One or more embodiments may be directed to online social networks that have a large number of network users. By way of example, a number of network users may be more than about 100,000, more than about 1,000,000, more than about 10,000,000, or more. However, in other embodiments, a number of network users may be less than 100,000.

As used herein, “a user interface” may be provided by the social network's platform/website/application or may be provided by a third party application. For example, Twitter allows third party applications to communicate with an application programming interface (API) of Twitter so that network users may send and receive messages through a user interface provided by the third party. As one example, the third party application Seesmic allows network users to manage multiple social network accounts in addition to Twitter. The user interface is typically configured for the network user of the user interface to view messages from other network users and/or send messages to other network users. In addition to permitting network users to communicate with other network users, the user interface may provide games (e.g., Angry Birds or Words with Friends) and tools or services (e.g., stock tracker or news feed) that are accessible through the user interface.

Social networks may allow network users to develop a user profile (or personal profile) that is accessible to other individuals of the social network. The user profile may include a username, biographical information about the individual (e.g., name, gender, age, and location), and personal preferences. For example, the network user's webpage on the social network may not only include a name of the network user, but may also include personal information that is not available through public records such as personal interests, dating status, favorite songs, movies, and foods. The user profile may also include messages or links to messages that have been provided by the network user.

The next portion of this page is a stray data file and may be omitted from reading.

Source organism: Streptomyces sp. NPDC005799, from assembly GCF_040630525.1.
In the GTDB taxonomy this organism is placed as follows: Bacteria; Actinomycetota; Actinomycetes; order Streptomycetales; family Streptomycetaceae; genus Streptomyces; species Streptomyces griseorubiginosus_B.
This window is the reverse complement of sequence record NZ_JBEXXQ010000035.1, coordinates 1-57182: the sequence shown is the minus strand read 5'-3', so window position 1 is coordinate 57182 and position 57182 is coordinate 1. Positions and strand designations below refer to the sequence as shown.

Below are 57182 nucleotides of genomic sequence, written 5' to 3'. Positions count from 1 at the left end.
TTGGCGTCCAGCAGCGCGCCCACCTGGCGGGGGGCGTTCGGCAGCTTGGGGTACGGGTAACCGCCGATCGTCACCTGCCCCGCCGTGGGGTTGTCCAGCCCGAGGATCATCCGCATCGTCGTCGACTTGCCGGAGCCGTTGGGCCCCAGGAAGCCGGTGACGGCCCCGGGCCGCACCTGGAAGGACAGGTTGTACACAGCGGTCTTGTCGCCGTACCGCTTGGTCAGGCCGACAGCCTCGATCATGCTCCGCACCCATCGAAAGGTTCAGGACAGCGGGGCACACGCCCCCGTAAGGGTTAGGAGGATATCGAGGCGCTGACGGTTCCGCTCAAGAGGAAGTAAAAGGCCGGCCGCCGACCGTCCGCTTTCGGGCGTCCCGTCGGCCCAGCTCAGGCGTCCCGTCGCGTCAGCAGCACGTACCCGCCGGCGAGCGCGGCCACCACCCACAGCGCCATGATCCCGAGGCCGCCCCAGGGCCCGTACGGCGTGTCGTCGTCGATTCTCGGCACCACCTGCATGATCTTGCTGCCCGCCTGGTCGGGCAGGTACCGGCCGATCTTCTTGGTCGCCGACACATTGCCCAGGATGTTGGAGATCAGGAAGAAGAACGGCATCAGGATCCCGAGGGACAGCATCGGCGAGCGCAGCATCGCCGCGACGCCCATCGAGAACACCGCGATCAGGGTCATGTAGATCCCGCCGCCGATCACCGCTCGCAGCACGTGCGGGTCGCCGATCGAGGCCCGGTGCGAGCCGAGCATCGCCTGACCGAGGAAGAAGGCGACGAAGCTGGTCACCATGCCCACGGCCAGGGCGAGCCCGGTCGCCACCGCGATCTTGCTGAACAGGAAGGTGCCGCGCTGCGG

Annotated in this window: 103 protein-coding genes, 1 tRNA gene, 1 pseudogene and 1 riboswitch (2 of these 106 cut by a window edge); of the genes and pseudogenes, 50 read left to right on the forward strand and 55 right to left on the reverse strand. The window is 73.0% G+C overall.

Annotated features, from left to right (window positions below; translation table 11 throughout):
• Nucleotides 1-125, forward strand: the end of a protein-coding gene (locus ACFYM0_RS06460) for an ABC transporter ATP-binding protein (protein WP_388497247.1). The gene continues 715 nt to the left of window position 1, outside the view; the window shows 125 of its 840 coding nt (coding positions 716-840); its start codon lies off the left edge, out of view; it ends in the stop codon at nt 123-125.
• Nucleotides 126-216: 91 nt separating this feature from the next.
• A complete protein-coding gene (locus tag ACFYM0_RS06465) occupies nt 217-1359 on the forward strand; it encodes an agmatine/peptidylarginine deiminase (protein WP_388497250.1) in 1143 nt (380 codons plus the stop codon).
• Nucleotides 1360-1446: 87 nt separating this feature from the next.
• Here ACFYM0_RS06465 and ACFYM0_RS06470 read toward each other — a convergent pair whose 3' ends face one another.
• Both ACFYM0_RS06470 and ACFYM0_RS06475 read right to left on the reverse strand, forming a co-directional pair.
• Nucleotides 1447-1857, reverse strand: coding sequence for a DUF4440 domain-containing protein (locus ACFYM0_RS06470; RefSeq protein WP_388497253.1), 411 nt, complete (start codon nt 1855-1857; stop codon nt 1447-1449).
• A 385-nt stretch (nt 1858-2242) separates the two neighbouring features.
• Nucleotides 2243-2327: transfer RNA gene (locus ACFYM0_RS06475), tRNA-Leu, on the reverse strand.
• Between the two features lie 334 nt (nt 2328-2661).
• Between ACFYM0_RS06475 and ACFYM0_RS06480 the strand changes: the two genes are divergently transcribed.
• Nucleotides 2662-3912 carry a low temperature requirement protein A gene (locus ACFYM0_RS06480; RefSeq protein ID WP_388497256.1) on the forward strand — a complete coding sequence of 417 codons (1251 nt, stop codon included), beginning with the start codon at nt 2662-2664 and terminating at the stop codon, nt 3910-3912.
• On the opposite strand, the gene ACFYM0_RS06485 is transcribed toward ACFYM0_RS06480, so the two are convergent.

The individual associated with a network user is not necessarily an exclusive user of one social network. For example, individuals may have user profiles on multiple social networks (e.g., Twitter and Facebook) and use an application to monitor both at the same time (e.g., Seesmic). Moreover, one individual may control multiple users of a single social network. For example, a celebrity may control a network user that is intended to be accessible to fans while another network user is intended to be communicated with by close family and friends. It should be noted that the individual associated with a network user may be a human being or an entity, such as a business or non-profit organization. For example, a television show (e.g., The Daily Show), local restaurant, or business (e.g., Siemens) may operate a network user of the social network to communicate with fans, restaurant patrons, or clients/customers, respectively.